if let unselectedImage = UIImage(named: "tab-unselected"), selectedImage = UIImage(named: "tab-selected") {
    tabController.addCenterButton(unselectedImage: unselectedImage, selectedImage: selectedImage)

It's important to ensure your call to addCenterButton() happens after the HELargeCenterTabBarController actually loads (its viewDidLoad() is called). Depending upon the timing of how things are created, it you may need to wrap your add in a dispatch_async() to ensure this ordering:

dispatch_async(dispatch_get_main_queue(), { () -> Void in
    if let unselectedImage = UIImage(named: "tab-unselected"), selectedImage = UIImage(named: "tab-selected") {
        tabBarController.addCenterButton(unselectedImage: unselectedImage, selectedImage: selectedImage)


The images wholly define the look and feel of the center button/tab. The colors, borders, transparency, icons, labels, and most importantly size of the tab come 100% from the images.

It is expected to provide two versions of the same image: a selected and an unselected image. The selected image is used when the tab is selected, and cosmetics should reflect a selected state (e.g. "brighter"). The unselected image is used when the tab is not selected, and cosmetics should reflect an unselected state (e.g. dimmer, subdued, disabled).

It's important the two images are the same size and general look and feel, differing only in reflection of (un)selected state. This provides the seemless UI and UX needed to make this control work.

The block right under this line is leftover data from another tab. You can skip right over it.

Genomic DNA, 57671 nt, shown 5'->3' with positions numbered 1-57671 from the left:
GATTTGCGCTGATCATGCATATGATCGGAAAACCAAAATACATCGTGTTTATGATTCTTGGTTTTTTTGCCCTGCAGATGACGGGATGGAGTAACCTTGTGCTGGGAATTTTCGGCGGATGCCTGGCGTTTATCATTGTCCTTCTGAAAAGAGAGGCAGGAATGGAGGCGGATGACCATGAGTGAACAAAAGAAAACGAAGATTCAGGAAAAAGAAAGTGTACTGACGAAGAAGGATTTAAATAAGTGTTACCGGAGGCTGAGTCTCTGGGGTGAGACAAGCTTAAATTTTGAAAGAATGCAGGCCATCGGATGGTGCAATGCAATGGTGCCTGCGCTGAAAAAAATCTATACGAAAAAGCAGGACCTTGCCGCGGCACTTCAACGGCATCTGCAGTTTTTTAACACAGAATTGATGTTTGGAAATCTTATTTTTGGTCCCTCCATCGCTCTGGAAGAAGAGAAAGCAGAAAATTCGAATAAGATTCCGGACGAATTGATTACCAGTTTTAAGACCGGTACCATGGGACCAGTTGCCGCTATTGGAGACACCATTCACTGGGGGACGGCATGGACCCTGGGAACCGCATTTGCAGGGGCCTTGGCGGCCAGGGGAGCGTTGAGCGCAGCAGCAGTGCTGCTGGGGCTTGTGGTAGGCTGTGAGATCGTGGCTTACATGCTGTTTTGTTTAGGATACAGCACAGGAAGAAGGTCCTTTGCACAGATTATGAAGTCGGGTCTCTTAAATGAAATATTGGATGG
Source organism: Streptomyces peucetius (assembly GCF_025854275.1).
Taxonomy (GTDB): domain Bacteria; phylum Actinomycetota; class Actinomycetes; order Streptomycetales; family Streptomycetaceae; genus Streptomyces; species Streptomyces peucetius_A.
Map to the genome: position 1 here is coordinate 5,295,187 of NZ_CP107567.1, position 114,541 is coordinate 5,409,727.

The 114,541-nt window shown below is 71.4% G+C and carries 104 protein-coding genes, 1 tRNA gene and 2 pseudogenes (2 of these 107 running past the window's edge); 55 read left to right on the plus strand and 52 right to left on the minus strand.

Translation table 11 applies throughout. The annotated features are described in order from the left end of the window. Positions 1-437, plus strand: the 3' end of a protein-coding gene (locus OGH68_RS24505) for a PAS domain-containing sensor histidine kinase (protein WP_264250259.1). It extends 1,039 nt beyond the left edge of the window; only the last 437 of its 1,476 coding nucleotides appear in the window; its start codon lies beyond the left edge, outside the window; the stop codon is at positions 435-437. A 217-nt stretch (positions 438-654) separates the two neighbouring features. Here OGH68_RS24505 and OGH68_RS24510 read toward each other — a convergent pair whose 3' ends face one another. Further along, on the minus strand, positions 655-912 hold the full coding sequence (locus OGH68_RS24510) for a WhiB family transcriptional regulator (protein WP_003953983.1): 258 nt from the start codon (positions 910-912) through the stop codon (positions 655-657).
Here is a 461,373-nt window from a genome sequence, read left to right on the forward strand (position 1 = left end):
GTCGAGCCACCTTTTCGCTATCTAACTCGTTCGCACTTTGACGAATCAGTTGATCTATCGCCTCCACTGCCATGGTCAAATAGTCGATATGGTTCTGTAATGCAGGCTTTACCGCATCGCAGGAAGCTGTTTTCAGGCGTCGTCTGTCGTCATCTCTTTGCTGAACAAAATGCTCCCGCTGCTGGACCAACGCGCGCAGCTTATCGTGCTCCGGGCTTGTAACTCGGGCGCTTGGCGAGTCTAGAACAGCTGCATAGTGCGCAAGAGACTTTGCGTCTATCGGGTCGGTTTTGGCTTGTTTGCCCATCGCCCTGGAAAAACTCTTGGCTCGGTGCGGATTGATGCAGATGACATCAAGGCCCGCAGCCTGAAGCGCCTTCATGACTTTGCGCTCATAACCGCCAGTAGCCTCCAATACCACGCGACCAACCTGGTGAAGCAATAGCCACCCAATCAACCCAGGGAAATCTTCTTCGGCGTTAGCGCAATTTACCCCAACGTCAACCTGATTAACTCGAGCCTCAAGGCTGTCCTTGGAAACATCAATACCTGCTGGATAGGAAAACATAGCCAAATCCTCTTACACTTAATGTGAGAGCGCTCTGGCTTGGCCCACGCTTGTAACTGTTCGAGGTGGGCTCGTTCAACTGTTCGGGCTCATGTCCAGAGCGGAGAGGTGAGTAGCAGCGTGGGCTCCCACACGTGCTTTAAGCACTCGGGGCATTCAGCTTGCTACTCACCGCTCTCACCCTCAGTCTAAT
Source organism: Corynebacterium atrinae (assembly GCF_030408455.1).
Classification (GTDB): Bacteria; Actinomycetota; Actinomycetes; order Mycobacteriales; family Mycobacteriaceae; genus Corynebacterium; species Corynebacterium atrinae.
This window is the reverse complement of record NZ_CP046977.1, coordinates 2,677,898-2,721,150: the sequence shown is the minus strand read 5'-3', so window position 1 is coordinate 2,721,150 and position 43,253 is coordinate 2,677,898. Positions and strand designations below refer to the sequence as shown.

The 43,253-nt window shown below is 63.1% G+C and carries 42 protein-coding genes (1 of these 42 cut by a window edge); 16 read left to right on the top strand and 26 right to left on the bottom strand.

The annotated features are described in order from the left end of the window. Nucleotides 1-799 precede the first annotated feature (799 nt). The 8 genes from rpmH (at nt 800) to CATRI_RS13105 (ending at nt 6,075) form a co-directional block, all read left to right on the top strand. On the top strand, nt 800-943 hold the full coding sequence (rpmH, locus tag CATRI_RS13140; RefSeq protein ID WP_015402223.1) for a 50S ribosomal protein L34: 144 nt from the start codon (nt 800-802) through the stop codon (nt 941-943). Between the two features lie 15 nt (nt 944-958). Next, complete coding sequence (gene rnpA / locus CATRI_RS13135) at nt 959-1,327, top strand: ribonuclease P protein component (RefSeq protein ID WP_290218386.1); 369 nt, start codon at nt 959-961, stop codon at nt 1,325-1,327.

Because the tab is actually implemented as a UIButton, a optional target-action is supported for taps on the button. Having a target-action is generally not necessary, if all you desire is typical tab-like functionality, just with the larger-center cosmetics.

One place where target-action is required is if allowSwitch is false.


While the controller's typical behavior is to act in a tab-like manner, where tapping the tab button switches the content to the ViewController associated with that tab, setting allowSwitch to false will prevent the switch from occurring. The tap still occurs, just no switching occurs. Instead, you will want to install a target-action to execute your behavior.

One reason for this might be that instead of switching to a different tab, a ViewController is presented modally. For example:

tabController.addCenterButton(unselectedImage: unselectedImage, selectedImage: selectedImage, target: self, action: "presentSecondViewController:", allowSwitch: false)


func presentSecondViewController(sender: AnyObject) {
    if let rootViewController = window?.rootViewController {
        let viewController = UIStoryboard(name: "Main", bundle: nil).instantiateViewControllerWithIdentifier("modalNavViewController")
        rootViewController.presentViewController(viewController, animated: true, completion: nil)


Hsoi Enterprises


Changes / Release Notes

See included CHANGELOG.md file.


BSD 3-clause “New” or “Revised” License. See included "License" file.